Chris Froome will hold the yellow jersey going into the second week of the Tour de France but his Team Sky team was left to rue a missed opportunity in the team time trial Sunday.
Starting last in the 28km test, Sky led by five seconds at the foot of the final gradual climb to the finish in Plumelec only to concede first place on the stage to BMC Racing by a single second.
Froome and his teammates had to back off to wait for Ireland’s Nicolas Roche, who could not keep up with their fierce pace, and the pain of defeat was plain to see at the finish.
“I don’t have any words to explain my disappointment,” Roche told Eurosport.
American Tejay Van Garderen of the BMC team has moved up to second place overall, but Froome has gained more time on his other major rivals.
Movistar’s Nairo Quintana lost just three seconds as his team took third on the stage, but Alberto Contador conceded nearly half a minute with his fourth-placed Tinkoff-Saxo squad.
Defending champion Vincenzo Nibali was further back, 35 seconds down on BMC with his Astana team, and Froome has opened up a two minute 22 second advantage over the Italian.
“I didn’t expect Nibali to have lost so much time by now,” Froome told the official Tour de France website.
“To be totally honest, before the Tour I thought he’d be the one of my rivals who would have gained the biggest time in the first week.”
The 2013 champion also had words of consolation for Roche and his teammates at missing out on the stage win.
“We would have loved to win today’s stage but we can’t be disappointed by our performance.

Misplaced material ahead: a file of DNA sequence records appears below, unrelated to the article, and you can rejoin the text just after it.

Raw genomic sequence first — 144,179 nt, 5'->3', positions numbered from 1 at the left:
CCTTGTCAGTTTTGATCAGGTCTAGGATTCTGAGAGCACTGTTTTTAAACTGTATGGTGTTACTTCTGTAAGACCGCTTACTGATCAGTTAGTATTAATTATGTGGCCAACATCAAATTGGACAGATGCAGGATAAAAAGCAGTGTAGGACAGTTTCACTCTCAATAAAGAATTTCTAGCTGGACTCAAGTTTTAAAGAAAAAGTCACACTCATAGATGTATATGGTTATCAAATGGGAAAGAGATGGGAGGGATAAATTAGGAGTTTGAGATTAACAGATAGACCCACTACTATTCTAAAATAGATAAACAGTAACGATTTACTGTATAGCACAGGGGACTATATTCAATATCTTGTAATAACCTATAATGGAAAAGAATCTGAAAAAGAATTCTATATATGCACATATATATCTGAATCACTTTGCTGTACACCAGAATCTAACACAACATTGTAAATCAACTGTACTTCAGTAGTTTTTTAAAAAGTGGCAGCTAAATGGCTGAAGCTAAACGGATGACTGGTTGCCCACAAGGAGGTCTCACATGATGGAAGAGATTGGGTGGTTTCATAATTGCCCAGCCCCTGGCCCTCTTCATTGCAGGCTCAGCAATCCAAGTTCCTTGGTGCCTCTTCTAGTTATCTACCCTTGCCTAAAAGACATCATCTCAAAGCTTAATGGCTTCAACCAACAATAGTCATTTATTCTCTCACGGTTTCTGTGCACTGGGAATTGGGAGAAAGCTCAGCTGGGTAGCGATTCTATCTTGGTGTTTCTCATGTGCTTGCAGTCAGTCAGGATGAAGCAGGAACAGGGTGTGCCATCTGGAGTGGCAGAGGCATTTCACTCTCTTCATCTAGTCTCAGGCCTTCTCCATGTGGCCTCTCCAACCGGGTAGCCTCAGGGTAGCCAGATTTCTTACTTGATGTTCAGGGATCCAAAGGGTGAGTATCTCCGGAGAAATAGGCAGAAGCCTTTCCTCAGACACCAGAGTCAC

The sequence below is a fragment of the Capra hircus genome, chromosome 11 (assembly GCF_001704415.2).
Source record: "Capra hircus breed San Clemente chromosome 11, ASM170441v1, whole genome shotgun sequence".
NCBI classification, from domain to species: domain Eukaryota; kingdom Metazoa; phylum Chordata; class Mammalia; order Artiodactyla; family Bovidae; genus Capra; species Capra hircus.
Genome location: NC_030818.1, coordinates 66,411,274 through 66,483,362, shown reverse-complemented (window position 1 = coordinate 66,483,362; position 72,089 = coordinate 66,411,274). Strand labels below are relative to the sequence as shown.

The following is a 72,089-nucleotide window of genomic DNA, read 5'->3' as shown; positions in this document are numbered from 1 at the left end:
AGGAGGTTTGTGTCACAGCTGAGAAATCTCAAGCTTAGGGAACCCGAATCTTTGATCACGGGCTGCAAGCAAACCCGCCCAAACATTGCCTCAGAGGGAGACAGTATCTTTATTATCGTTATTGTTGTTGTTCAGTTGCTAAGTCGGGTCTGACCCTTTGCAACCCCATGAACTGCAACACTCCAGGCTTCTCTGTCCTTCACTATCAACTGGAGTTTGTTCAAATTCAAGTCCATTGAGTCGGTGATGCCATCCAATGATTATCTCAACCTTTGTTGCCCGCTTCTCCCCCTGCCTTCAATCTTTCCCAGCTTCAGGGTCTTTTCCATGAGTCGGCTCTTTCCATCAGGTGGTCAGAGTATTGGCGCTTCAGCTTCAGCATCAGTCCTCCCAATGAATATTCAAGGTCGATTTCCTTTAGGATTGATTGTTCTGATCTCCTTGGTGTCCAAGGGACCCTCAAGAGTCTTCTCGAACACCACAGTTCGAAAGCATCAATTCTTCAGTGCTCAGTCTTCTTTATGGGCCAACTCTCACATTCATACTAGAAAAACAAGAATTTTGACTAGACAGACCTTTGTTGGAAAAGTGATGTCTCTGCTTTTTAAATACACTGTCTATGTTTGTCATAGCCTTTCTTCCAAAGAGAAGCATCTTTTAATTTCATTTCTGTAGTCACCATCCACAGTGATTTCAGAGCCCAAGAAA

“At the end everyone has seen that Nicolas Roche was struggling a bit but this is the nature of team time trial.
“He has given so much before!. BMC did better than us and that’s it.”
The team time trial – where the time of the fifth rider in each team is taken – has proved a decisive factor in previous editions of the Tour de France, but the slim margins Sunday still leave the race open heading into the second week.
Ahead of the riders lie the Pyrenees – with Tuesday’s stage following a rest day.
There are seven mountain stages with five summit finishes set to test Froome and the other pretenders to the yellow jersey.
Van Garderen, 12 seconds down on the leader, is still upbeat about his chances of springing an upset.
“In the Pyrenees we’ll see who is fit enough to win the Tour and in the Alps, we’ll see who has the resources to win,” he said.
“I’m pretty close to Froome but we’ll only know in the third week who can do what. The Tour is a marathon. We aren’t close to the end.”
Contador, who trails Froome by one minute and three seconds, is bidding to do a rare double of Giro d’Italia and Tour de France in the same year.